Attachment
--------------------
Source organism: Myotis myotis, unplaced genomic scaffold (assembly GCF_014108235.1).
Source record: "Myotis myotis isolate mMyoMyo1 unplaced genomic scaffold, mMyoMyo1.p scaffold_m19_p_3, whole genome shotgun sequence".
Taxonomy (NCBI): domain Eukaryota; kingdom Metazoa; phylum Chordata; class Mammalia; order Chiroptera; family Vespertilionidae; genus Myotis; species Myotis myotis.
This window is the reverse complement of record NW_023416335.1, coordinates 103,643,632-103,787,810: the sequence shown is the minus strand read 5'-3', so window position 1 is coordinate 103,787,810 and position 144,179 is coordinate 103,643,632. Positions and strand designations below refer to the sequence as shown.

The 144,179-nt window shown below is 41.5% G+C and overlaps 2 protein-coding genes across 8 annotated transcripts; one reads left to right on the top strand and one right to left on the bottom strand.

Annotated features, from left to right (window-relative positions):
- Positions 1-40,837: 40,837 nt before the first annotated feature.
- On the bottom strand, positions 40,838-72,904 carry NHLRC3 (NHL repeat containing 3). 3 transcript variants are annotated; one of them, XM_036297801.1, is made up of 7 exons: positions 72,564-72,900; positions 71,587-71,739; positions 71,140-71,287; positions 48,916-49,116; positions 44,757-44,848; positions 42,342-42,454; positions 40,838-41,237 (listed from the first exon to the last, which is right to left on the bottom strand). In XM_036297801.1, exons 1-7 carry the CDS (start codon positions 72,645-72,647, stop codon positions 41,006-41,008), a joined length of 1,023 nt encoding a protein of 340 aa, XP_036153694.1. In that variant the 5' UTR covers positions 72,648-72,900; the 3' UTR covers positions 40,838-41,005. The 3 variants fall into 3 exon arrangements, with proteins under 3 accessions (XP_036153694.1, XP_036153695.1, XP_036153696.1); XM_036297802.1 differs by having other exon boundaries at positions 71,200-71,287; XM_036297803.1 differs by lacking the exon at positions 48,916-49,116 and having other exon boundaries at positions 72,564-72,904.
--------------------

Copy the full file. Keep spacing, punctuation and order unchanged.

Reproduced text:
Source organism: Myotis myotis, unplaced genomic scaffold (assembly GCF_014108235.1).
Source record: "Myotis myotis isolate mMyoMyo1 unplaced genomic scaffold, mMyoMyo1.p scaffold_m19_p_3, whole genome shotgun sequence".
Taxonomy (NCBI): domain Eukaryota; kingdom Metazoa; phylum Chordata; class Mammalia; order Chiroptera; family Vespertilionidae; genus Myotis; species Myotis myotis.
This window is the reverse complement of record NW_023416335.1, coordinates 103,643,632-103,787,810: the sequence shown is the minus strand read 5'-3', so window position 1 is coordinate 103,787,810 and position 144,179 is coordinate 103,643,632. Positions and strand designations below refer to the sequence as shown.

The 144,179-nt window shown below is 41.5% G+C and overlaps 2 protein-coding genes across 8 annotated transcripts; one reads left to right on the top strand and one right to left on the bottom strand.

Annotated features, from left to right (window-relative positions):
- Positions 1-40,837: 40,837 nt before the first annotated feature.
- On the bottom strand, positions 40,838-72,904 carry NHLRC3 (NHL repeat containing 3). 3 transcript variants are annotated; one of them, XM_036297801.1, is made up of 7 exons: positions 72,564-72,900; positions 71,587-71,739; positions 71,140-71,287; positions 48,916-49,116; positions 44,757-44,848; positions 42,342-42,454; positions 40,838-41,237 (listed from the first exon to the last, which is right to left on the bottom strand). In XM_036297801.1, exons 1-7 carry the CDS (start codon positions 72,645-72,647, stop codon positions 41,006-41,008), a joined length of 1,023 nt encoding a protein of 340 aa, XP_036153694.1. In that variant the 5' UTR covers positions 72,648-72,900; the 3' UTR covers positions 40,838-41,005. The 3 variants fall into 3 exon arrangements, with proteins under 3 accessions (XP_036153694.1, XP_036153695.1, XP_036153696.1); XM_036297802.1 differs by having other exon boundaries at positions 71,200-71,287; XM_036297803.1 differs by lacking the exon at positions 48,916-49,116 and having other exon boundaries at positions 72,564-72,904.